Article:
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Comment Misleading Heading (Score 1) 157

The heading, and a main talking point of TFA, suggest that, when asked, 41% of Facebook users will simply hand over personal information. But really what's shown is that about 44% of Facebook users will happily accept a random friend invitation and of those users more than 80% of them ALREADY HAD personal information posted on their profile. What does that tell us really?

It tells us that nearly all of the idiots on Facebook who are stupid enough to accept a friend invitation from a total stranger are ALSO stupid enough to post personal information in their profiles. Wow! 80+ percent of all Facebook idiots are really HUGE idiots! Amazing!

Comment Re:You gotta compete on the global marketplace! (Score 1) 797

I think you're confusing 'forcing' with 'enforcing'; as in, enforcing the law.

What's wrong with government telling us how to 'better manage' our energy resources? When government passes into law bills that essentially force one of this country's major employers to shut down some of their sizable manufacturing operations here in the U.S. and open new factories in China, thus robbing American citizens of jobs in the process, then I'd say the government screwed up; wouldn't you? That's not to mention that environmental standards for industry in China are severely lacking compared to the U.S. meaning that little to no environmental benefit has been attained. But oh... that's right... our government did it all with our 'best interests' in mind which makes it OK.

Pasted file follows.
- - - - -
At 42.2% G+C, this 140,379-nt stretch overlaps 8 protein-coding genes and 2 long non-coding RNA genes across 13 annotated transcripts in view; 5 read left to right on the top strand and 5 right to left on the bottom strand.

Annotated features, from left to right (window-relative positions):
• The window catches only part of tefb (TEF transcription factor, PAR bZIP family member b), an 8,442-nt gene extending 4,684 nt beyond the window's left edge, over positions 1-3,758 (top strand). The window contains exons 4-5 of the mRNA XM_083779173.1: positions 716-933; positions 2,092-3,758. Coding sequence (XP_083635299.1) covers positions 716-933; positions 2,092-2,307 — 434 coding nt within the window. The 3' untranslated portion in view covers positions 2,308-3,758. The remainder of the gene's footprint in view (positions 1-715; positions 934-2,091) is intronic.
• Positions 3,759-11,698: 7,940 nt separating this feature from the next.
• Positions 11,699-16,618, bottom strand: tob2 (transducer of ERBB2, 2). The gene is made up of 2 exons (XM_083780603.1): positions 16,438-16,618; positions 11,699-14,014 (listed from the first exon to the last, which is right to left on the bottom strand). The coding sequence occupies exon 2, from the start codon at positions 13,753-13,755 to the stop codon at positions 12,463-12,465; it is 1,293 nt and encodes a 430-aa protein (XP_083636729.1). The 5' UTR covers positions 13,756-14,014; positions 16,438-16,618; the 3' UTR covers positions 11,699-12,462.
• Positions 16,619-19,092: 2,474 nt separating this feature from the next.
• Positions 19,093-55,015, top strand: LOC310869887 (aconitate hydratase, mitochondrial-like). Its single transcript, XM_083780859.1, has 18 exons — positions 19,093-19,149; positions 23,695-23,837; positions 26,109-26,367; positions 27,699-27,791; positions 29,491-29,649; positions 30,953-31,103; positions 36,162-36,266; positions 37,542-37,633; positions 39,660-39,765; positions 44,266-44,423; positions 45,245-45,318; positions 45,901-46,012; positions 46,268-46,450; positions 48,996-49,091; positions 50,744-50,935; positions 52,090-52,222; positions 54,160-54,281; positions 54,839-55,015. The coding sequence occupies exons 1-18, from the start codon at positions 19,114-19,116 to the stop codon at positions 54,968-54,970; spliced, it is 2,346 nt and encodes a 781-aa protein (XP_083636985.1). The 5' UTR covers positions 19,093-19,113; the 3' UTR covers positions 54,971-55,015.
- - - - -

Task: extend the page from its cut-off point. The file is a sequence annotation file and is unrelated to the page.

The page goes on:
Comment Risk Shmisk (Score 1) 177

Because humankind should never embark on a long journey when the threat of sickness (or hunger, or environmental dangers, or giant monsters) looms. Come on. If, as a species, we didn't take risks we'd either still be stuck in caves or dead.

NASA needs to get their heads out of their rear ends and stop dinking around with robots and probes and experiments that might possibly be useful sometime in the future when there's a plan. They need to set big, definitive goals to get mankind back on the moon and out to Mars and work towards those ends. Otherwise they might as well rename themselves the NAA and stop squandering taxpayer dollars on space all together.

Comment Re:Obligatory Futurama Reference (Score 1) 97

I had a feeling someone would beat me to this. Though the quote is, "Come on, man! Don't hold out on me like this!" And I'm not sure it's $1000 because in a later episode when everyone gets their $200 tax refunds the same guy says "No cheap crack houses for me no more!" and walks up to a crack mansion.

Me? A Futurama geek? Noooo...

Comment Re:Violent Games vs. Marketing... (Score 1) 315

Putting aside your obviously strong beliefs against any kind of violence for a moment...

Actually it looks like geekmux held up games like Full Spectrum Warrior as examples of games that portray combat in a semi-realistic manner as well as demonstrate situations of justifiable violence. He also pointed to the American Revolution as a war instrumental in creating the most successful and prosperous nation in history and World War II as a war that was necessary to bring about an end to the barbarism of Hitler and concentration camps such as those at Auschwitz.